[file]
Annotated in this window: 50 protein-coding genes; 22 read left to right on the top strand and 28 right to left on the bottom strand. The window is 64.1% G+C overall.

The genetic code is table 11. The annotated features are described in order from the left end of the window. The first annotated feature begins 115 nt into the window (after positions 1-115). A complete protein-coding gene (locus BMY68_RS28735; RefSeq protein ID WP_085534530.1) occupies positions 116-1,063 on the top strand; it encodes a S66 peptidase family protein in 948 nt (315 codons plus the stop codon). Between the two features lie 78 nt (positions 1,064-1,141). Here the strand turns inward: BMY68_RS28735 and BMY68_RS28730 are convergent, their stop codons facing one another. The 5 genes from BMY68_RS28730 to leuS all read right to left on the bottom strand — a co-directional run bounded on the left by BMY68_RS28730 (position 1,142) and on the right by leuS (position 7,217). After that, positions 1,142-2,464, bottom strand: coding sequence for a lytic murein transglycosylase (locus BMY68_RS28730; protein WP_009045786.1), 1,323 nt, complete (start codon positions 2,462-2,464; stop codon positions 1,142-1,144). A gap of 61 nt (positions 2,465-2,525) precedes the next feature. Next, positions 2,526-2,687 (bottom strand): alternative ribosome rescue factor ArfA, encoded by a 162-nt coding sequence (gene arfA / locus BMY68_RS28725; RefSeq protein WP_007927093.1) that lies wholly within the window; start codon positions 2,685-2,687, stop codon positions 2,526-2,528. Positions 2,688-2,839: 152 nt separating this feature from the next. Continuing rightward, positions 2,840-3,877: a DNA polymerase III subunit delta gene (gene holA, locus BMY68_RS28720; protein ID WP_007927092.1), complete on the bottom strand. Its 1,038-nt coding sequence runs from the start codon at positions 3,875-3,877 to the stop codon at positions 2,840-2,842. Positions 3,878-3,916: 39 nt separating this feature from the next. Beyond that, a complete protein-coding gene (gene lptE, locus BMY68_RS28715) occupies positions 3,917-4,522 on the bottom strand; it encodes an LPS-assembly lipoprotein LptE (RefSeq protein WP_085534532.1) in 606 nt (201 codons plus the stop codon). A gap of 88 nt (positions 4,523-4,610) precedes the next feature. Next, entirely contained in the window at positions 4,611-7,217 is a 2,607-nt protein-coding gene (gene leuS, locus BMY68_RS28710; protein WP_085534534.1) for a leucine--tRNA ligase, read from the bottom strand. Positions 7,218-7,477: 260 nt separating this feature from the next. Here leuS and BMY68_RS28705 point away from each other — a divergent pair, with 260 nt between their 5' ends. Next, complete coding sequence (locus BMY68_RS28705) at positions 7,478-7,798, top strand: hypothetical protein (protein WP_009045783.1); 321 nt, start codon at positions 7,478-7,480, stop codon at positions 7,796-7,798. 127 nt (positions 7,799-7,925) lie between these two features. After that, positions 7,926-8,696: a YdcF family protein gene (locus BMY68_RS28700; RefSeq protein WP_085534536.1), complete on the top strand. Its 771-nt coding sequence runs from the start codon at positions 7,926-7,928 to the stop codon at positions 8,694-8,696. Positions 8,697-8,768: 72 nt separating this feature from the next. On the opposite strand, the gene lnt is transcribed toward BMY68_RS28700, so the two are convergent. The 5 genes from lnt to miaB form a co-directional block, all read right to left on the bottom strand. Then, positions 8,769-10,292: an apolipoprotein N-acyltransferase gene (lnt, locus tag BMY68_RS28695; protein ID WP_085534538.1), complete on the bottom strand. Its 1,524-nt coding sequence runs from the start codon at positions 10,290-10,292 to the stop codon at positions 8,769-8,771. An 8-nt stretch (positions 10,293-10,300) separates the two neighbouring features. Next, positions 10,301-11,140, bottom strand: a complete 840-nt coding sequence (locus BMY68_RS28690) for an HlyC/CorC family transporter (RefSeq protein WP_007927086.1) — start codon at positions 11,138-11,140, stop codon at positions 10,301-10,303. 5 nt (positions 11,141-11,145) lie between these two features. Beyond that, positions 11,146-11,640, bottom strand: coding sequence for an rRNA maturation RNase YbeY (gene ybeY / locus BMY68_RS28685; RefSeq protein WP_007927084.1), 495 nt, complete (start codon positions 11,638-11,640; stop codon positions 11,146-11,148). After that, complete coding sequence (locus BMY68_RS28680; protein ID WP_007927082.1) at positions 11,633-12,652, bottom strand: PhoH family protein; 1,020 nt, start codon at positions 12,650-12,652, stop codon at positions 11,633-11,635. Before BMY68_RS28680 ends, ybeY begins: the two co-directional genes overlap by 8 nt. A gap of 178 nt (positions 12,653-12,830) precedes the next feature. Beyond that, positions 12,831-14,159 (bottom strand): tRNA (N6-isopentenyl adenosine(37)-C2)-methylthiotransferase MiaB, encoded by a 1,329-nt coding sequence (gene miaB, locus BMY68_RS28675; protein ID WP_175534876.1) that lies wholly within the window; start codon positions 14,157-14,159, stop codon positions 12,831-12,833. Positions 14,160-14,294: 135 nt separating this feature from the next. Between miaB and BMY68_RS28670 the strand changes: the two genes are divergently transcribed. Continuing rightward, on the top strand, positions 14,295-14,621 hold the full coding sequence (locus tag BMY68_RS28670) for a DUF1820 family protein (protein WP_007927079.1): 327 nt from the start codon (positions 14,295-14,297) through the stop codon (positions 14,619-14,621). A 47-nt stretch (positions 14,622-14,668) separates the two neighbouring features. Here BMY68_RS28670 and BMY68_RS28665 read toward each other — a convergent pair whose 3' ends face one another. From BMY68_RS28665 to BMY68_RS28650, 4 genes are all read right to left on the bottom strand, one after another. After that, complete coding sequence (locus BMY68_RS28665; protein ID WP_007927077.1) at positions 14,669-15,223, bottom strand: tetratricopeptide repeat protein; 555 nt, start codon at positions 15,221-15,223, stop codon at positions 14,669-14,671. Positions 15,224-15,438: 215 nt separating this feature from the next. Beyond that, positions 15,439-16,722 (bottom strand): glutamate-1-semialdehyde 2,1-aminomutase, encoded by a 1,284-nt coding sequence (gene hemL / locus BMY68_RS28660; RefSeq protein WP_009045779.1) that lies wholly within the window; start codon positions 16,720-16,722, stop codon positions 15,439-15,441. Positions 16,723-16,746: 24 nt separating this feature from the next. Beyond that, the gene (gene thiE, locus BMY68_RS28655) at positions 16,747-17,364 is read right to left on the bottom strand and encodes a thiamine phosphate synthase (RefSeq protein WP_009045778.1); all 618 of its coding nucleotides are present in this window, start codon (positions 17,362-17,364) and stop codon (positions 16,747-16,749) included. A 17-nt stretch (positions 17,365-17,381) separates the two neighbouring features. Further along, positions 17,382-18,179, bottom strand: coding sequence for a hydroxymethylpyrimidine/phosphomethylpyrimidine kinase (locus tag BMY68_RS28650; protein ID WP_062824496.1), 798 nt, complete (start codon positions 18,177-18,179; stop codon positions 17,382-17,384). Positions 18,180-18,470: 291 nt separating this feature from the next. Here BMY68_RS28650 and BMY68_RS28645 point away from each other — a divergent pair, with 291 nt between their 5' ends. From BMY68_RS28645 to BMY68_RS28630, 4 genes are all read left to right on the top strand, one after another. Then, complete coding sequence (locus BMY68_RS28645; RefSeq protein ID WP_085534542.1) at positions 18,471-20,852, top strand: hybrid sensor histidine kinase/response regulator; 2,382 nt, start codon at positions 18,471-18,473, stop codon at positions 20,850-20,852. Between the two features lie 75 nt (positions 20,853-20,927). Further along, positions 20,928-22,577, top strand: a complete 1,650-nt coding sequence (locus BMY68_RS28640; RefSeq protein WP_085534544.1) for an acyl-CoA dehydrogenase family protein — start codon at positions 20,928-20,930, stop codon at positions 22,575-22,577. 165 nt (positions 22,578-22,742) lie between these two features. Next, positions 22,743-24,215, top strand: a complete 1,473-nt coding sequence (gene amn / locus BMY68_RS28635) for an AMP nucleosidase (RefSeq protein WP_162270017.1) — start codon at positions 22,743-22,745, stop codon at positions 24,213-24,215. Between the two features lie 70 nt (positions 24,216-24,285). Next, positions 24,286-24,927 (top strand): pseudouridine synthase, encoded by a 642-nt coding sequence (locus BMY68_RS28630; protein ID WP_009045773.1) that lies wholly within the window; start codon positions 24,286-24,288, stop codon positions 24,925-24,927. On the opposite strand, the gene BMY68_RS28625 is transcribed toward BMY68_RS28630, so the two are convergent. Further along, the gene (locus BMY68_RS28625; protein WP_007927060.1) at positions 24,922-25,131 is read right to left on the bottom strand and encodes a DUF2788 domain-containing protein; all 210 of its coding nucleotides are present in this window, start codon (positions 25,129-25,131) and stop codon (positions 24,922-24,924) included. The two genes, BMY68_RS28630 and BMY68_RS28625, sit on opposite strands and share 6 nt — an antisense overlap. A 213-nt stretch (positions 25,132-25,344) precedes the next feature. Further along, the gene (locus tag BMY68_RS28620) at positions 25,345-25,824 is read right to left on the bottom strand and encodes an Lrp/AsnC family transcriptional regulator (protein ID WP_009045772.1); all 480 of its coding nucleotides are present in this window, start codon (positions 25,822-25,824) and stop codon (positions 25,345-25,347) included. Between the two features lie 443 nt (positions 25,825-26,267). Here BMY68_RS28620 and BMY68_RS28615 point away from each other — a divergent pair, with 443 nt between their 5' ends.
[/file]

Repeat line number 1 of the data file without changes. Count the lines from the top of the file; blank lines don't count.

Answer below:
Annotated in this window: 50 protein-coding genes; 22 read left to right on the top strand and 28 right to left on the bottom strand. The window is 64.1% G+C overall.